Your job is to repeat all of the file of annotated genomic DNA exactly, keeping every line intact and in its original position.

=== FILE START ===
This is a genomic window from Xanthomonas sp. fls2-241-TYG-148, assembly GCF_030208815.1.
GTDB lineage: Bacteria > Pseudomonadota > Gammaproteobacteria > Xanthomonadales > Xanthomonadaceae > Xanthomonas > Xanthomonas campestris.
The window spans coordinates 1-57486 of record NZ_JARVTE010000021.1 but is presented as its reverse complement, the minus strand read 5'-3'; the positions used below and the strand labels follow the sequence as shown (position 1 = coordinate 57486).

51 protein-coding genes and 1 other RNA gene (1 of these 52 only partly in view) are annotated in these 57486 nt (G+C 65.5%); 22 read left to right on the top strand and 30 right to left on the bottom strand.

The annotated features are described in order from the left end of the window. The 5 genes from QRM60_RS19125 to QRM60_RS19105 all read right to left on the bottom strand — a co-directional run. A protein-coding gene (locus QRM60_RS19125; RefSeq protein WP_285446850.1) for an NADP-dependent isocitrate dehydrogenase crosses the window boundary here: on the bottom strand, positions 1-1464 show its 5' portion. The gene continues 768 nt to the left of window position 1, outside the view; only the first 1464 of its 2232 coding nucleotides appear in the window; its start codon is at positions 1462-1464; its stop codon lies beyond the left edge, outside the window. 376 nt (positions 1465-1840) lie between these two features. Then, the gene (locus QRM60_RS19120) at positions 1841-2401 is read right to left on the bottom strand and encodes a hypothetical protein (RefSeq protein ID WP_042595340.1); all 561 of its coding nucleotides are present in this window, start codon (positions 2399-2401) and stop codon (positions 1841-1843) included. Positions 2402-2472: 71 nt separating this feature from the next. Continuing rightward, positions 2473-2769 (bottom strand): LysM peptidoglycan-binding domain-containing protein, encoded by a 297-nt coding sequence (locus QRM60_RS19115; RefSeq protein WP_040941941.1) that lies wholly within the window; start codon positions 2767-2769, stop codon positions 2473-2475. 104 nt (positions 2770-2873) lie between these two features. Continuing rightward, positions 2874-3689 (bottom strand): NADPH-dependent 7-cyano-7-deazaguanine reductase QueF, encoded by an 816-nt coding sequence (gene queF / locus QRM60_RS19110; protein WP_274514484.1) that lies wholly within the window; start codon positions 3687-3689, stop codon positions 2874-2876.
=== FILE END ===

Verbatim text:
This is a genomic window from Xanthomonas sp. fls2-241-TYG-148, assembly GCF_030208815.1.
GTDB lineage: Bacteria > Pseudomonadota > Gammaproteobacteria > Xanthomonadales > Xanthomonadaceae > Xanthomonas > Xanthomonas campestris.
The window spans coordinates 1-57486 of record NZ_JARVTE010000021.1 but is presented as its reverse complement, the minus strand read 5'-3'; the positions used below and the strand labels follow the sequence as shown (position 1 = coordinate 57486).

51 protein-coding genes and 1 other RNA gene (1 of these 52 only partly in view) are annotated in these 57486 nt (G+C 65.5%); 22 read left to right on the top strand and 30 right to left on the bottom strand.

The annotated features are described in order from the left end of the window. The 5 genes from QRM60_RS19125 to QRM60_RS19105 all read right to left on the bottom strand — a co-directional run. A protein-coding gene (locus QRM60_RS19125; RefSeq protein WP_285446850.1) for an NADP-dependent isocitrate dehydrogenase crosses the window boundary here: on the bottom strand, positions 1-1464 show its 5' portion. The gene continues 768 nt to the left of window position 1, outside the view; only the first 1464 of its 2232 coding nucleotides appear in the window; its start codon is at positions 1462-1464; its stop codon lies beyond the left edge, outside the window. 376 nt (positions 1465-1840) lie between these two features. Then, the gene (locus QRM60_RS19120) at positions 1841-2401 is read right to left on the bottom strand and encodes a hypothetical protein (RefSeq protein ID WP_042595340.1); all 561 of its coding nucleotides are present in this window, start codon (positions 2399-2401) and stop codon (positions 1841-1843) included. Positions 2402-2472: 71 nt separating this feature from the next. Continuing rightward, positions 2473-2769 (bottom strand): LysM peptidoglycan-binding domain-containing protein, encoded by a 297-nt coding sequence (locus QRM60_RS19115; RefSeq protein WP_040941941.1) that lies wholly within the window; start codon positions 2767-2769, stop codon positions 2473-2475. 104 nt (positions 2770-2873) lie between these two features. Continuing rightward, positions 2874-3689 (bottom strand): NADPH-dependent 7-cyano-7-deazaguanine reductase QueF, encoded by an 816-nt coding sequence (gene queF / locus QRM60_RS19110; protein WP_274514484.1) that lies wholly within the window; start codon positions 3687-3689, stop codon positions 2874-2876.